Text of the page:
lunes, 9 de marzo de 2020

The decision appears to be the first from a top court that contradicts Uber’s contention its drivers are independent contractors

The Wall Street Journal

France’s highest appeals court ruled that a former Uber Technologies Inc. UBER -6.72% driver should be recognized as an employee rather than as an independent contractor, putting France ahead of other efforts around the world to give gig-economy workers the ability to demand broader employment benefits.

The decision-which can’t be appealed-appears to be the first from a top court anywhere in the world that contradicts Uber’s contention that its drivers are independent contractors. Uber is facing similar litigation in the U.S. and the U.K. It recently won a case in Brazil, which ruled that its drivers aren’t employees.

The cases are part of a global battle over how to regulate employment in the gig economy, where apps distribute individual tasks to a pool of people that the app makers usually regard as independent contractors. While many of those workers say they enjoy the freedom that comes with independence, some say they are in fact more beholden to the apps than their independent status implies, and argue that should entitle them to better benefits.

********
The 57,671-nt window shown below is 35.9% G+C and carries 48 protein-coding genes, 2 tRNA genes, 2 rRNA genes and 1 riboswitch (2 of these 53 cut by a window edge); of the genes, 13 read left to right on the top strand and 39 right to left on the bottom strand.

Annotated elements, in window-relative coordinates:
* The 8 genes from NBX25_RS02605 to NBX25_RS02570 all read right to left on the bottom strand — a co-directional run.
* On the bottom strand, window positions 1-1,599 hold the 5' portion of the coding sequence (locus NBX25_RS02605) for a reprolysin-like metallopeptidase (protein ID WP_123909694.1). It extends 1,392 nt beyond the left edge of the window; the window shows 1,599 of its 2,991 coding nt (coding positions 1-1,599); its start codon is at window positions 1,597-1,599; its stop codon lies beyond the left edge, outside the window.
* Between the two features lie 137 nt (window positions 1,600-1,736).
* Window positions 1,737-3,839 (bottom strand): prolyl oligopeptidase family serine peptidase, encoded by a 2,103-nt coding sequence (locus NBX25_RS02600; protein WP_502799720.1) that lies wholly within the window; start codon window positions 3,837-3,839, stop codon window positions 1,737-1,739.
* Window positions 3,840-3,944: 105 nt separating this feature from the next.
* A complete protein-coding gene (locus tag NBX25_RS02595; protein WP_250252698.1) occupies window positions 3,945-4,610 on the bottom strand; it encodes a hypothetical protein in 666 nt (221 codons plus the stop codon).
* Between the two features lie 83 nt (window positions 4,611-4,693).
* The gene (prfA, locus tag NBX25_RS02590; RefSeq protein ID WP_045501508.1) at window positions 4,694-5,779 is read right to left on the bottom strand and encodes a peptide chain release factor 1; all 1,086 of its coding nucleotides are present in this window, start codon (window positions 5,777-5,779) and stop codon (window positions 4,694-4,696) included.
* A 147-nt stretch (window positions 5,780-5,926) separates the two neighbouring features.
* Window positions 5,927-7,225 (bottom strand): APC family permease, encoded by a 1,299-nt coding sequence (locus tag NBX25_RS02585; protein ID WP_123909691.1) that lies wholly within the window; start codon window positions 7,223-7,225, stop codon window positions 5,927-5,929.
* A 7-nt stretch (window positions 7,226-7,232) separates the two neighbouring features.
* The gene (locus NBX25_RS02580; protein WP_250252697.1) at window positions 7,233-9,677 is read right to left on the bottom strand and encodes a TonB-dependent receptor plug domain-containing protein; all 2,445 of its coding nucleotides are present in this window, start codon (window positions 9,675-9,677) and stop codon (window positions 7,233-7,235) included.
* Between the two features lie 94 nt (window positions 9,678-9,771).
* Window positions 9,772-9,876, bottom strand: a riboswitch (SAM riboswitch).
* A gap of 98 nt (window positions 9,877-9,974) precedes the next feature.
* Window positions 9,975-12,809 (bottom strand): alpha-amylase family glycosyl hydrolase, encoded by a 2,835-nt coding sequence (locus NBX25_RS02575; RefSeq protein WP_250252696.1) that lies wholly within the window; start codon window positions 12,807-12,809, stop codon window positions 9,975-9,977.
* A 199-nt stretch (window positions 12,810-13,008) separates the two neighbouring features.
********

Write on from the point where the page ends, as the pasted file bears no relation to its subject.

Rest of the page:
In France, the Cour de Cassation upheld an appeals-court ruling that found that the former Uber driver’s “status as an independent contractor was fictitious” because he had a “relationship of subordination” to the company. That is because Uber dictates the terms of its drivers’ work, such as by setting their rates and determining their routes, and can sanction them when they violate Uber’s rules, the court said.

The court brushed aside Uber’s arguments, including that its drivers have no obligation to work and can connect to the app when they wish, saying that being able to choose one’s working hours doesn’t exclude being classified as an employee.

“This decision relates to the case of one specific driver, who hasn’t used the Uber app since 2017,” Uber said after the decision. “The ruling does not reflect the reasons why drivers choose to use Uber: the independence and freedom to work if, when and where they want.”

Wednesday’s decision doesn’t automatically affect the employment status of other drivers in France. But the court’s opinion, which says that Uber drivers are in a “relationship of permanent legal subordination” to Uber, could give additional legal grounds to any Uber driver to demand reclassification by a French employment tribunal.

“This sends a strong signal to Uber and other platforms,” said Fabien Masson, the lawyer for the former Uber driver, who will now seek severance and back pay from the company before an employment tribunal. “All Uber drivers will be able to use this decision.”

Uber nevertheless has indicated it doesn’t plan to change its business model. An Uber spokeswoman said the existing cases in France involve only former drivers asking for severance payments. She added that if a current driver were to petition to change their employment status, Uber “would have no choice but to terminate the agreement with the driver as our app isn’t built for this model (as of now).”